A Beautiful Window

Window DSC00652 - Version 2Continuing our search for greener housing, today we saw a house that had a lot of features we liked. The rooms were full of light, even on a rainy day. The living room had this really great full length window that we fell in love with. The house could be made accessible by widening a couple doorways on the inside, and a ramp to the front porch which was only a step or two up. (Very unusual for the houses we have seen.) The house had character–it had two bedroom suites, each with their own bathroom and room for office/study space. There was a fireplace in the living room.  Wood floors and lovely windows throughout. A small but usable kitchen. A small guest bedroom. It had a front porch (visible through the cool window), and two back decks on different levels (which is both a positive for outdoor space and negative for access). Oh, and another half bath, with hook-up for washer and dryer on the first floor. Outside, it had a big side yard as well as a sweet back yard and small front yard. It had an apple tree. According to the listing it was .3 acres. A quiet street and close to a bus line.

On the negative side, it had only a one-car garage, but it looked like there would be room in the front of the side yard to build another garage. We weren’t sure about whether solar panels could be installed on the roof, but we would have to cut down an ash tree on the back property line for it to work. On the other hand, if we built the garage, it might be situated well for solar too. If we make an offer on this house, we’d put in a contingency that it would work for solar panels. We’d also need to buy a washer and dryer, a dishwasher, and a hot water heater. Along with the air-source heat pumps. I think we might use up our budget for all of this.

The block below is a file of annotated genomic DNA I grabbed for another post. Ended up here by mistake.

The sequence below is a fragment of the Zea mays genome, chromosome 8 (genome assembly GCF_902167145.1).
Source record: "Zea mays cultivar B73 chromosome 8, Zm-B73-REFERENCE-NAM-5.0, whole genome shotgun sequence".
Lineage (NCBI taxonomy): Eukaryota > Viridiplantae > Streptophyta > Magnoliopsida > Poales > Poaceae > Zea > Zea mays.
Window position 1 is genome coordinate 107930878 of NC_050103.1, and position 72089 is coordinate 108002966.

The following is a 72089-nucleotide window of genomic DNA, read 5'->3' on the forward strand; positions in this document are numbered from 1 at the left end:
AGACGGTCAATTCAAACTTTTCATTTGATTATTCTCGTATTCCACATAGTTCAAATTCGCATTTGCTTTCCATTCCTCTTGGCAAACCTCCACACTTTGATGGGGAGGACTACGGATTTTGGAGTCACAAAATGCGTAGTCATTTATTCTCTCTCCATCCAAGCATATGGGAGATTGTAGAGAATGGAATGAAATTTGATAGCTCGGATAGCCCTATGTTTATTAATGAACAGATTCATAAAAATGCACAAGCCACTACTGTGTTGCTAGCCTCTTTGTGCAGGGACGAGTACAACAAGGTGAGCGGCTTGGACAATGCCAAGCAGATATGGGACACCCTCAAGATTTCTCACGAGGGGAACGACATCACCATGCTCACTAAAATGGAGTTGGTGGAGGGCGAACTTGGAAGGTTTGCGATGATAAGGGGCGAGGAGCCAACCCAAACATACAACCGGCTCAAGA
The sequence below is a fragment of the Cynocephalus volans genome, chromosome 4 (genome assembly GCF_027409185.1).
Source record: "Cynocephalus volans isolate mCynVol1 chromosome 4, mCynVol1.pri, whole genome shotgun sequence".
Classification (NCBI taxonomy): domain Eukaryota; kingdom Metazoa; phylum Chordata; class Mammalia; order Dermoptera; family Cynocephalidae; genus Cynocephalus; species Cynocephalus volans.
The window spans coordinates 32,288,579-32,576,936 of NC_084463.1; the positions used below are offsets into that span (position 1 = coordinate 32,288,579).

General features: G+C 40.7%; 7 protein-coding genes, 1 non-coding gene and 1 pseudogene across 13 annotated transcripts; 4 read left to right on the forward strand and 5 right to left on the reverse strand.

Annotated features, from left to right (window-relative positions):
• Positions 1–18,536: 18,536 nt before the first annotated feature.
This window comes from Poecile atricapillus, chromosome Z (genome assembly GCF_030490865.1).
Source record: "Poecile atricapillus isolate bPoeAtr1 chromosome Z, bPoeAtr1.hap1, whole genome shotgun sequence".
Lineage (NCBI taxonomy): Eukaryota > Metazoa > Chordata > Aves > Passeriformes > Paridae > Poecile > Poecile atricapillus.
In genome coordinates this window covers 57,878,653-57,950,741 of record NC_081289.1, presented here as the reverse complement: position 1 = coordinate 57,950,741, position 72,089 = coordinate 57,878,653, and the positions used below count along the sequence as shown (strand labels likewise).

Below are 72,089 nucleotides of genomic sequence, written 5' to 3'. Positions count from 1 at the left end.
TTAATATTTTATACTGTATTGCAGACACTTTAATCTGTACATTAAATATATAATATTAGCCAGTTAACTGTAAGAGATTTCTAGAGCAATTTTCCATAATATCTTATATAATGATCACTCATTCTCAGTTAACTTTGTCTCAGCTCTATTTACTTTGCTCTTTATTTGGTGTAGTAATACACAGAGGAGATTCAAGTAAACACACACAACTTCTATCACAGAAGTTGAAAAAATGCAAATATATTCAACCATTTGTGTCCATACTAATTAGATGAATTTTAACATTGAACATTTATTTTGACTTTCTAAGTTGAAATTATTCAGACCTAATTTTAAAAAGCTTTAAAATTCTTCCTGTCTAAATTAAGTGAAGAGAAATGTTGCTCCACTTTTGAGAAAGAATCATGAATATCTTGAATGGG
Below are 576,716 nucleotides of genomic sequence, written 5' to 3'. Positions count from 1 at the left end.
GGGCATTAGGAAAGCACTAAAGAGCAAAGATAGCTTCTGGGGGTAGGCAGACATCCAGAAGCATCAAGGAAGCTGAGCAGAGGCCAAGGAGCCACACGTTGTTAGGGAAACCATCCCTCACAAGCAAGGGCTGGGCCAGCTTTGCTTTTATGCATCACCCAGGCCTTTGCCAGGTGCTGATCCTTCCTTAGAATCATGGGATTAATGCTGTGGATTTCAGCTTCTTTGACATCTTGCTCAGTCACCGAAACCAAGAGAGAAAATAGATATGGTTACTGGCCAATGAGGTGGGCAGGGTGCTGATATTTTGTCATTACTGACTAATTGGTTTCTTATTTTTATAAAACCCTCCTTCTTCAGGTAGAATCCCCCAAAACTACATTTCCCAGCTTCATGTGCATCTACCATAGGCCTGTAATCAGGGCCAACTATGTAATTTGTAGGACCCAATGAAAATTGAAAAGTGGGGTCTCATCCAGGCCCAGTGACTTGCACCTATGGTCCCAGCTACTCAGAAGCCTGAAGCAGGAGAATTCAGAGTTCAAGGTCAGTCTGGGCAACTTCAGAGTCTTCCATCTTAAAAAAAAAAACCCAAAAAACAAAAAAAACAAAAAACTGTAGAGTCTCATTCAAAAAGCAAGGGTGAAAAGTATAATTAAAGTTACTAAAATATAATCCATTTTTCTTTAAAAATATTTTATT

Other good news, we were approved for a home equity line of credit on our current house that will cover the initial costs of buying a house and renovations, so we don’t have to make an offer contingent on selling our current house. (Though we would put our house on the market once we have a house under contract.)

It is hard to make a decision. Margy and I talked it out tonight, and both of us are leaning toward making an offer, but now we are going to sleep on it. It is really nice to find a house that has character, that I feel like we could love. I feel a little overwhelmed by all of it right now. Mother Earth, please will you guide our hearts into clarity? Ash tree, are you willing to give yourself to this project of our search for greener housing?

I remember the words of the Tao:

Do you have the patience to wait 
till your mud settles and the water is clear? Can you remain unmoving 
till the right action arises by itself?